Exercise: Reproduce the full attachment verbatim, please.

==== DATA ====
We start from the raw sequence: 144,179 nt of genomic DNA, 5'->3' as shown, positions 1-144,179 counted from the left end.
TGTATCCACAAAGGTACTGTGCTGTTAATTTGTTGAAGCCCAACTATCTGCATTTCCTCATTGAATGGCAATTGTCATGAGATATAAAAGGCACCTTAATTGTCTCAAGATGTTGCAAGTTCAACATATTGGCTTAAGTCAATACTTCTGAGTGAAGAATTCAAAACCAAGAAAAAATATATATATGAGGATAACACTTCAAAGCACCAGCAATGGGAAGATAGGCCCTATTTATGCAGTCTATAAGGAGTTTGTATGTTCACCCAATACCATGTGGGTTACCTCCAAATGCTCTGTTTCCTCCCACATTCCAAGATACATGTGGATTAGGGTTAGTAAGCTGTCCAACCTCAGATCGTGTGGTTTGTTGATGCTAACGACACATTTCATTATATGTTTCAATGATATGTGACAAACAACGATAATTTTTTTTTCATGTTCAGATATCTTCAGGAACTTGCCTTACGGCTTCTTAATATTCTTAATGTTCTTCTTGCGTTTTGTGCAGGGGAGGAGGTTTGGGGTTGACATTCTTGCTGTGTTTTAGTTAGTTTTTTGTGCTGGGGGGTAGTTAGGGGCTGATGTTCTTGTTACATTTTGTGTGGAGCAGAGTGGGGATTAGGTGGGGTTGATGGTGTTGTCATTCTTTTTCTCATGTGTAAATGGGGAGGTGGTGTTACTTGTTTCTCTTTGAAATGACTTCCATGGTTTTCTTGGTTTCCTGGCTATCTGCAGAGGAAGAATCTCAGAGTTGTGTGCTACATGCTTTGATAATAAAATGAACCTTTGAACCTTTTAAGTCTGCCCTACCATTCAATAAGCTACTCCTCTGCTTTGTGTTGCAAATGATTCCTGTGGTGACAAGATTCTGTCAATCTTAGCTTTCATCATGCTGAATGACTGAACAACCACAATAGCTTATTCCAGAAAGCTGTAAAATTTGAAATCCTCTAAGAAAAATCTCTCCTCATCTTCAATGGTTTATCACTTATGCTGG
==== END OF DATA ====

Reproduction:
We start from the raw sequence: 144,179 nt of genomic DNA, 5'->3' as shown, positions 1-144,179 counted from the left end.
TGTATCCACAAAGGTACTGTGCTGTTAATTTGTTGAAGCCCAACTATCTGCATTTCCTCATTGAATGGCAATTGTCATGAGATATAAAAGGCACCTTAATTGTCTCAAGATGTTGCAAGTTCAACATATTGGCTTAAGTCAATACTTCTGAGTGAAGAATTCAAAACCAAGAAAAAATATATATATGAGGATAACACTTCAAAGCACCAGCAATGGGAAGATAGGCCCTATTTATGCAGTCTATAAGGAGTTTGTATGTTCACCCAATACCATGTGGGTTACCTCCAAATGCTCTGTTTCCTCCCACATTCCAAGATACATGTGGATTAGGGTTAGTAAGCTGTCCAACCTCAGATCGTGTGGTTTGTTGATGCTAACGACACATTTCATTATATGTTTCAATGATATGTGACAAACAACGATAATTTTTTTTTCATGTTCAGATATCTTCAGGAACTTGCCTTACGGCTTCTTAATATTCTTAATGTTCTTCTTGCGTTTTGTGCAGGGGAGGAGGTTTGGGGTTGACATTCTTGCTGTGTTTTAGTTAGTTTTTTGTGCTGGGGGGTAGTTAGGGGCTGATGTTCTTGTTACATTTTGTGTGGAGCAGAGTGGGGATTAGGTGGGGTTGATGGTGTTGTCATTCTTTTTCTCATGTGTAAATGGGGAGGTGGTGTTACTTGTTTCTCTTTGAAATGACTTCCATGGTTTTCTTGGTTTCCTGGCTATCTGCAGAGGAAGAATCTCAGAGTTGTGTGCTACATGCTTTGATAATAAAATGAACCTTTGAACCTTTTAAGTCTGCCCTACCATTCAATAAGCTACTCCTCTGCTTTGTGTTGCAAATGATTCCTGTGGTGACAAGATTCTGTCAATCTTAGCTTTCATCATGCTGAATGACTGAACAACCACAATAGCTTATTCCAGAAAGCTGTAAAATTTGAAATCCTCTAAGAAAAATCTCTCCTCATCTTCAATGGTTTATCACTTATGCTGG